User Login    
 + Register
PDQ Cleaning
News : The New Face Of Food Stamps: Working Class Americans
Posted by Randy on 2014/1/27 4:22:54 (518 reads) News by the same author

WASHINGTON (AP) -- In a first, working-age people now make up the majority in U.S. households that rely on food stamps - a switch from a few years ago, when children and the elderly were the main recipients.
Click to see original Image in a new window

Some of the change is due to demographics, such as the trend toward having fewer children. But a slow economic recovery with high unemployment, stagnant wages and an increasing gulf between low-wage and high-skill jobs also plays a big role. It suggests that government spending on the $80 billion-a-year food stamp program - twice what it cost five years ago - may not subside significantly anytime soon.

Food stamp participation since 1980 has grown the fastest among workers with some college training, a sign that the safety net has stretched further to cover America's former middle class, according to an analysis of government data for The Associated Press by economists at the University of Kentucky. Formally called Supplemental Nutrition Assistance, or SNAP, the program now covers 1 in 7 Americans.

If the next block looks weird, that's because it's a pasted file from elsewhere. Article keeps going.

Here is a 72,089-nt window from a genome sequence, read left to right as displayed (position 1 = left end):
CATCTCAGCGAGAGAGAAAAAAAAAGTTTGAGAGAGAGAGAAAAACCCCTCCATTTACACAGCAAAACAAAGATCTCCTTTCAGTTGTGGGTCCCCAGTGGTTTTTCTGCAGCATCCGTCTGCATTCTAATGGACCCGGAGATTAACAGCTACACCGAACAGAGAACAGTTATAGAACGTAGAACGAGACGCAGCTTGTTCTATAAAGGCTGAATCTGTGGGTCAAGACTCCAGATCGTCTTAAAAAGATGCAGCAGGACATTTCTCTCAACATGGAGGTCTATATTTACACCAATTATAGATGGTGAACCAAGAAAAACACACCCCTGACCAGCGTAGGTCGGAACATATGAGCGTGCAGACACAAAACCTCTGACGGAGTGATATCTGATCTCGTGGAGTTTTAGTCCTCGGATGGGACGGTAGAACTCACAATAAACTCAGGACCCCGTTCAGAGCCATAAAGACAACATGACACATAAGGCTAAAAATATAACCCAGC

The findings coincide with the latest economic data showing workers' wages and salaries growing at the lowest rate relative to corporate profits in U.S. history.

President Barack Obama's State of the Union address Tuesday night is expected to focus in part on reducing income inequality, such as by raising the federal minimum wage. Congress, meanwhile, is debating cuts to food stamps, with Republicans including House Majority Leader Eric Cantor, R-Va., wanting a $4 billion-a-year reduction to an anti-poverty program that they say promotes dependency and abuse.